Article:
BHIVA: No evidence of a hepatitis C epidemic in HIV negative gay men

Gus Cairns
Published: 28 April 2008

Data from attendees at a London GUM clinic presented at the 14th BHIVA Conference on Friday suggest that there is no increase in hepatitis C infections amongst HIV negative gay men. The study found that the likelihood of being newly diagnosed with hepatitis C was not significantly greater in gay men than it was in heterosexual men, and hepatitis C infection was much more strongly associated with having HIV than it was with sexual orientation.

Dr Jo Turner told the conference that the University College Hospital (UCH) Centre for Sexual Health, wishing to establish if the apparent rise in hepatitis C infections in positive gay men was matched by a similar rise in HIV negative men, had decided to offer hepatitis C tests to all men attending the GUM clinic for STI checkups between March 2007 and March 2008.

Over the year 10,204 men attended the GUM clinic and 4,554 (44%) accepted the offer of a hepatitis C test. Dr Turner was reporting on 4,472 valid results. The men who accepted the offer of a hepatitis C test were more likely to be gay (58% of those accepting a test, 48% of those turning one down), less likely to be African or Caribbean (8.7% of those accepting, 13.3% of those not accepting) and more likely to be injecting drug users (2.4% of those accepting, 1.0% of those refusing).

The average age of all the men was 34. Seventy-one per cent were of white ethnicity, about 8% black, 6% Asian and the rest other/mixed. Nearly a quarter (1032 or 23%) were HIV positive, 3122 HIV negative at their last test, and 318 did not know their HIV status at the time they were tested for hepatitis C. One hundred and eight (2.5%) were or had been injecting drug users and another 77 (1.7%) were both gay and injecting drug users. Acute STIs were diagnosed in 775 men (17.3%).

Hepatitis C testing was conducted by antibody-testing pools of twelve blood samples. If the pool tested positive, sub-pools of four were tested and these tested individually if the sub-pool tested positive. Individual samples that tested HCV antibody positive were also tested for hepatitis C RNA (viral load).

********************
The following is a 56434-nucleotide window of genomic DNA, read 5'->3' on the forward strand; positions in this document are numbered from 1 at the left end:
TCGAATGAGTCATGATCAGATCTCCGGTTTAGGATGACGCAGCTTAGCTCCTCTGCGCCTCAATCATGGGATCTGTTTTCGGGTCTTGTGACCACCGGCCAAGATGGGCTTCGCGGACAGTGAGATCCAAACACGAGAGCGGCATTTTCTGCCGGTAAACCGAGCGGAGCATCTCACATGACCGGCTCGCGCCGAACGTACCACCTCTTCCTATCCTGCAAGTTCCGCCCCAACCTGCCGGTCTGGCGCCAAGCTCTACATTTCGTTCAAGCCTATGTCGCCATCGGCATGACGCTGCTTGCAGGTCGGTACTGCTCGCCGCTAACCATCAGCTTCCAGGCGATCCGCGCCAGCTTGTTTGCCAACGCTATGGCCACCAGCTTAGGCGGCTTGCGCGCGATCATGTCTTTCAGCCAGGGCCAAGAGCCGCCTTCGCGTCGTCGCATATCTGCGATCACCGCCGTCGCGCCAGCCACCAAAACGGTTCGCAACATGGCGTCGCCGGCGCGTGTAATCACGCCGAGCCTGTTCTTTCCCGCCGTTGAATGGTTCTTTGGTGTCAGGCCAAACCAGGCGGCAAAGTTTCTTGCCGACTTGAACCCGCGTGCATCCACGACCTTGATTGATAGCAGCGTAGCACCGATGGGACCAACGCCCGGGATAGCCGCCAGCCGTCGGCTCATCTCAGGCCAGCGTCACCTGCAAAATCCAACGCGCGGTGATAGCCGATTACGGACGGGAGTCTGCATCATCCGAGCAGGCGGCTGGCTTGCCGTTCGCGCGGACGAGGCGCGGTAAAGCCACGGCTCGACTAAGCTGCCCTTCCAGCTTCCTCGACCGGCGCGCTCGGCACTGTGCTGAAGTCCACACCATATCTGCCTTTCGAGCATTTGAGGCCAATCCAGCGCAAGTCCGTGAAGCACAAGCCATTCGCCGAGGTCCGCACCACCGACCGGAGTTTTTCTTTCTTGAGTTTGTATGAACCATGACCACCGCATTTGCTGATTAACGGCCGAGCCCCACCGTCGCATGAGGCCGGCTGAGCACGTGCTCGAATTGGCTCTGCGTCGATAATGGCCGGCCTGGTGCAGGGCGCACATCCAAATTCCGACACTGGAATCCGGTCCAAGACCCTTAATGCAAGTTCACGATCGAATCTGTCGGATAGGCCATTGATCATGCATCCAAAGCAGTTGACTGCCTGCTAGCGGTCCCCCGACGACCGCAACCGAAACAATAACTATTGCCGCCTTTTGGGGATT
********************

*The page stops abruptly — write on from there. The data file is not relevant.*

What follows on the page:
So far one hundred and fourteen hepatitis C infections (2.55%) have been confirmed in the group. Of these 97 were already known and 17 were newly diagnosed infections.

The hepatitis C rate in HIV positive men was 9.3% (82 infections), and was no different in gay men (9.25%) than in all men. Similarly the rate in HIV negative men, 0.51% (16 infections), was no different in HIV negative gay men (0.49%). There was one infection in a heterosexual man of unknown HIV status.

The 17 newly diagnosed infections comprised ten infections that appeared to be chronic, three where people tested antibody positive but had cleared the HCV virus, and four that appeared to be incident (recent). Of the ten new diagnoses of chronic infections, six were in HIV positive men, three of whom were injecting drug users. Two were in HIV negative gay men, one in an HIV negative drug user, and one in a man without any hepatitis C or HIV risk factors.

Three of the four incident infections were in HIV positive men. The one in an HIV negative man was interesting; he was a gay man with an HIV positive partner and his sexual risk behaviour commented Dr Turner, suggested that he was at high risk of both HIV and hepatitis C. However he had told the staff he was taking anti-HIV drugs as pre-exposure prophylaxis to prevent infection by his partner. Dr Turner told the conference that, independently of the study, liver function testing had revealed another five incident hepatitis C infections in untested male clinic attendees during the same period.

If injecting drug users were excluded, the hepatitis C rate was 2.9% in gay men and 0.4% in heterosexuals, but the difference was solely due to the fact that more of the gay men had HIV. The hepatitis C rate was 7.5% and 6.5% respectively in HIV positive gay and heterosexual men, and 0.4% and 0.2% in HIV negative gay and heterosexual men; neither of these differences was statistically significant.

Dr Turner concluded that there was no evidence of an increased risk of hepatitis C infection in HIV negative gay men.

Asked to comment on the source of hepatitis C infections in HIV positive men, given that rates in non-drug using men were the same regardless of sexual orientation, Dr Turner said analysis of behavioural risks were ongoing but speculated that infections might be due to non-sexual exposures such as undisclosed needle use.


Turner J et al. Is there an unrecognised epidemic of hepatitis C infection in men who have sex with men? Fourteenth British HIV Association Conference, Belfast. Abstract O22. 2008.

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